This town was locked down tight for several days and no one was allowed in or out. The only people in that town during this time were Sheriffs Officers, Kansas Highway Patrol Officers, ATF, FEMA, National Guard, Police Officers from surrounding areas and some volunteers from Ft. Riley, generally speaking, government officials. Authorities claim no one else was there or could have gotten in or out. Interestingly enough, I have been told repeatedly by all sources that the media was allowed to roam freely without escorts through Greensburg. Shall we ask why residents were not allowed to stay on their own property but media was allowed unfettered access?
Many guns and other valuables such as jewelry have gone permanently missing and have never been recovered. There were some houses that were not destroyed and were in tact and habitable. Those folks did not want to leave but were forced to do so. When they returned they found their houses had been broken in to and all of their guns missing. One gentleman reports that when he went to claim his guns, taken from his secure home, they were returned to him in damaged condition. They were not damaged by the tornado. They were locked up in his home and illegally confiscated. So how do we suppose that damage occurred?
Guns and ammunition that were collected were taken to a trailer and an ATF agent manned the trailer. When people first came to collect their guns they were asked for proof of ownership such as receipts and serial number lists and they had to fill out a 4473 and get a NICS approval before they could claim their guns. No one had paperwork, receipts, or lists of serial numbers because it had all blown away. Later into the process they quit demanding these items and asked only for a list with make, model and description of the firearm. In one case, in the collection trailer, a gun case was claimed by one man who had a very nice trap shotgun in it and when he opened the undamaged and closed case, he found not his nice BT99 but another damaged gun that did not belong to him. That $1500.00 BT99 has never turned up. One comment made by all sources is that many “nice” guns were never recovered. Every source has reported that little to no care was taken with any of the firearms retrieved and taken into protective custody and they were not catalogued in any fashion. One resident said “they were just thrown in there in piles”.
One family, whose house was not damaged, reported that officers were going to remove them at gun point when they refused to leave their property and a gun fight was only averted when a KBI agent stepped in front of the other officers and pleaded with them to consider what they were doing. Those residents had taken up their shotguns and were not going to leave. We can only say thank heavens for that KBI officer who had the sense to realize what pressing these people at gun point would mean.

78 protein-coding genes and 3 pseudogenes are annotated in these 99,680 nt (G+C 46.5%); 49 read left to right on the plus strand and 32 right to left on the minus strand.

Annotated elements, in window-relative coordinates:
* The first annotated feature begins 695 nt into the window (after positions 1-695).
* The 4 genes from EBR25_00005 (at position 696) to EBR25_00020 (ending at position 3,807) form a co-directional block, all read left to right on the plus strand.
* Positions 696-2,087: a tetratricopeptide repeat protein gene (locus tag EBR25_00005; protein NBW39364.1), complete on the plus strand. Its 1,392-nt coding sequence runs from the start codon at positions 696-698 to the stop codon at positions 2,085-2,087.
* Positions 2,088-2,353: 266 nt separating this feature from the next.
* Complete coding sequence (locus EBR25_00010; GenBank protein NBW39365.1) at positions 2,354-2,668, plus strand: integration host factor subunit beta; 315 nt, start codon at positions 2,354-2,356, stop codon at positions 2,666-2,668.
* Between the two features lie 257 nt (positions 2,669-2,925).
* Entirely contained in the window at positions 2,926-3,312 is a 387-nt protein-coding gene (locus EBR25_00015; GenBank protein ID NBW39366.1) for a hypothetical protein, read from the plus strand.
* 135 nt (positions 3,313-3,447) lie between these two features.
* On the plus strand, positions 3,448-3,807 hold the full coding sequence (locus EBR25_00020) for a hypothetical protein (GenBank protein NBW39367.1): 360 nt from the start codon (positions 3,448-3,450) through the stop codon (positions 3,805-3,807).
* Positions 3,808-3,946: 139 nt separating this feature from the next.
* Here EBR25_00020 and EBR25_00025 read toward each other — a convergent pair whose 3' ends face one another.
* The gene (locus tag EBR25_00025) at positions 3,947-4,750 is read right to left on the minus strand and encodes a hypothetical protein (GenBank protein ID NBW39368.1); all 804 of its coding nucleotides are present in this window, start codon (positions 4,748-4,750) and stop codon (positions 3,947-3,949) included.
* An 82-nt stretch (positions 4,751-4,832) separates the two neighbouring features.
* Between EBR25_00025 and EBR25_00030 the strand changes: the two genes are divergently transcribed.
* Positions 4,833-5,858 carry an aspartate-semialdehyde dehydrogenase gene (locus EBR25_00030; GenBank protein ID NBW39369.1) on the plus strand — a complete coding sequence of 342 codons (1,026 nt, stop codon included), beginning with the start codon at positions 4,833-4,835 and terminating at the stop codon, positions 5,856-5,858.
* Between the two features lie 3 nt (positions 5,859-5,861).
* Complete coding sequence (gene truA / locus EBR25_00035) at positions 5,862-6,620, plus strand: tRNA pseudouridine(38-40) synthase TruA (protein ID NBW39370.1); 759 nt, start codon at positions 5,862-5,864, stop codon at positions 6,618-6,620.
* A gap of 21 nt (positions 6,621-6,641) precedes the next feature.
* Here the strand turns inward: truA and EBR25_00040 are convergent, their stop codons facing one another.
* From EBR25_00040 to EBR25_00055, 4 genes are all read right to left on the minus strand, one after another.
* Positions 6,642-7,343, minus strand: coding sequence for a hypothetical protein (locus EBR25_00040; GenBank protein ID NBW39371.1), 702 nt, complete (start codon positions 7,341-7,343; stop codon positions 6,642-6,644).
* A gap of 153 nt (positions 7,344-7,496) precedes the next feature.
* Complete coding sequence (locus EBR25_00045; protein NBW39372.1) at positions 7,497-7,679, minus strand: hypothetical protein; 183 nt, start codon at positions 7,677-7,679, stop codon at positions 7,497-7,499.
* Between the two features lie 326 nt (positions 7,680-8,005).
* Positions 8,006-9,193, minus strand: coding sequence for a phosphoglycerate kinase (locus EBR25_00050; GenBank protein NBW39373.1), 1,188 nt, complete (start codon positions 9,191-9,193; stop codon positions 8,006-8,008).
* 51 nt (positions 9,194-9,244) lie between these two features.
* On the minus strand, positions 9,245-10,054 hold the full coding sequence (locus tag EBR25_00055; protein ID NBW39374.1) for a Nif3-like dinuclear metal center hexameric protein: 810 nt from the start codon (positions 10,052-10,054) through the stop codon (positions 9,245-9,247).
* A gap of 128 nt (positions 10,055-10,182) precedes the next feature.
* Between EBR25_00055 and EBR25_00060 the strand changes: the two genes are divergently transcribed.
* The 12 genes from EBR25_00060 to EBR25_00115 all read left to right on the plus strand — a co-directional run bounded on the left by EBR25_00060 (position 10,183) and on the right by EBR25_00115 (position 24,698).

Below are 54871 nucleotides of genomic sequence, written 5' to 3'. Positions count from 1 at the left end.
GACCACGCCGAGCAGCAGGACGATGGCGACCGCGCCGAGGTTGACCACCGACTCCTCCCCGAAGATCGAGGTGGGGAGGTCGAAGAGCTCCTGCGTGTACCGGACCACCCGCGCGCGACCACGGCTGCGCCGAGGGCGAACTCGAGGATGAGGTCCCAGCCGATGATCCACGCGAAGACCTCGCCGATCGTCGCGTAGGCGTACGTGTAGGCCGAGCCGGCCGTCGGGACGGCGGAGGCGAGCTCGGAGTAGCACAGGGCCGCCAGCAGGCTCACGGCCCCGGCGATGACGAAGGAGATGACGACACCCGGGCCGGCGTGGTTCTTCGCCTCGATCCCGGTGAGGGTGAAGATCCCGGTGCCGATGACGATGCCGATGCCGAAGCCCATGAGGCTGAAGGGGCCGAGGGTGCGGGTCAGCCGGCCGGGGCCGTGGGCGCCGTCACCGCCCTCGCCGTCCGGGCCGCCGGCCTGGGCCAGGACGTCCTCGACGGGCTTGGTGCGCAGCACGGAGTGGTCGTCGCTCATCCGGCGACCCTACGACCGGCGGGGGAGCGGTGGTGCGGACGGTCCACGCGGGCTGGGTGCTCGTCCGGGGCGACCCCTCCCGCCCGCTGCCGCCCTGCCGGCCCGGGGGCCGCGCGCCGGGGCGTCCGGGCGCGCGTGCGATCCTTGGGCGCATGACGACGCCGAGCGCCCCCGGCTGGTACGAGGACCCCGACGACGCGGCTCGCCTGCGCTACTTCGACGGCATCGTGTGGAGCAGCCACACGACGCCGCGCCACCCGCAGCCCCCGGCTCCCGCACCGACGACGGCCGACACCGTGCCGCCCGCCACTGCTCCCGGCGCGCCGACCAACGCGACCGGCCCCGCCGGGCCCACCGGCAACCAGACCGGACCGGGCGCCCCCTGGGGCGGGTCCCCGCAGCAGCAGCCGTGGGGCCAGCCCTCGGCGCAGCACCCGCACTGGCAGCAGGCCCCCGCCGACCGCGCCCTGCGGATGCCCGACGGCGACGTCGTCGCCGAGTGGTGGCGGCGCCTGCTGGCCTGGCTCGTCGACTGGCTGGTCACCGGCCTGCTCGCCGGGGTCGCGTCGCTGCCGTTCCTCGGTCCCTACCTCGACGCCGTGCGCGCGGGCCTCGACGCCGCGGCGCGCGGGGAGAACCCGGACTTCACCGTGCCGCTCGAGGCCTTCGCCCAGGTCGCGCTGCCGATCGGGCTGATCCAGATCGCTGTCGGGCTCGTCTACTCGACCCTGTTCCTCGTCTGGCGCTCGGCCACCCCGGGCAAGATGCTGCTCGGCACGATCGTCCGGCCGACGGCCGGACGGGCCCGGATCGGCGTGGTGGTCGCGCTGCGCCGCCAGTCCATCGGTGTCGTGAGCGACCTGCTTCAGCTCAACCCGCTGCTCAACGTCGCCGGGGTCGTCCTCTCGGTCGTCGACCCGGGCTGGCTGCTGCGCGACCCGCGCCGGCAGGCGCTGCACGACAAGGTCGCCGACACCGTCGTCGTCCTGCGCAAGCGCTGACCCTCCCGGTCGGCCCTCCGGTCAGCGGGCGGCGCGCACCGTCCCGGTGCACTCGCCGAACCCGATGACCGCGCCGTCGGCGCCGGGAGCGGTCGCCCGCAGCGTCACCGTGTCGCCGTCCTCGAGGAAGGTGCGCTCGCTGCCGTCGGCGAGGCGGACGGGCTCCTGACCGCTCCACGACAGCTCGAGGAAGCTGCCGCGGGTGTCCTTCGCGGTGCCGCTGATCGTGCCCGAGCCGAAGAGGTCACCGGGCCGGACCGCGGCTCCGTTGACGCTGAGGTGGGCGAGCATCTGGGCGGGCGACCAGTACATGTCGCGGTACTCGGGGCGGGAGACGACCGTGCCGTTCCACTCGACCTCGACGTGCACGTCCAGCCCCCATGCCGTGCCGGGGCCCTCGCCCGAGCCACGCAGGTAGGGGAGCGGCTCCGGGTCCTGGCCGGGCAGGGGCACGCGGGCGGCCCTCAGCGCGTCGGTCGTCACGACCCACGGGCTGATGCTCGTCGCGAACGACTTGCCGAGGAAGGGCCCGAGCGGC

As I talked to these residents of Greensburg the accounts of their personal experiences kept flowing and they all had certain things in common. Their rights were violated, guns were confiscated illegally and they were forced to leave their homes illegally. When government agents came to their property they did not ask them if they were okay or needed help. They were there to forcibly remove them and confiscate their property. Many of them expressed fear of reprisal should they go public. Do they have the names of the officials who they believe acted illegally and inappropriately? In many cases, the answer is yes. Did all officials act illegally and inappropriately? NO. Many were very helpful and had great concern for the well being of the residents and were there to assist them with the best of intentions.
The people in Greensburg are a close, tight knit community, everyone knows everyone kind of place. They were very resentful of government coming in and telling them what they had to do. They would have preferred to stay and help each other locate valuables and guns and not leave their property. Several residents have reported that FEMA did more harm than good and would not even cooperate with local law enforcement. Residents of the town who were firefighters and trained in rescue operations wanted to stay and help their neighbors and friends and were told they could not.
The many stories that have been shared with me are too lengthy to include in this report. I just pose these questions. If there was even one act of misconduct or illegal activity by any governmental official are we to stand by idly and allow it without complaint? Should those who broke the law be allowed to continue to “serve” as law enforcement officials without question? Should the residents of Greensburg have to fear reprisal if they report and file complaints about what happened to them? Should Kansas and its legislative body do nothing to see to it that this never happens again?
I am turning over all of the information I have obtained to the NRA complete with names and numbers of those residents which I have spoke with. I am also going to turn the information over to some members of the Kansas House and Senate. I would urge KSRA members to contact their legislators and demand that a full investigation be conducted in to the events that took place in Greensburg. HB 2811, The Emergency Powers Act is a bill designed to prevent this exact kind of thing from happening and provide a remedy if it does (see that article). At the time of this publication that bill is in the Senate Federal and State Affairs Committee. Rise up Kansas! Let your voice be heard! Don’t let your town be next!!
Target Master Shooting Academy, LLC
Professional Firearms training
NRA Certified Training Counselor
KS Certified CCH Instructor
KSRA Board Member
HOUSE BILL No. 2811
Be it enacted by the Legislature of the State of Kansas: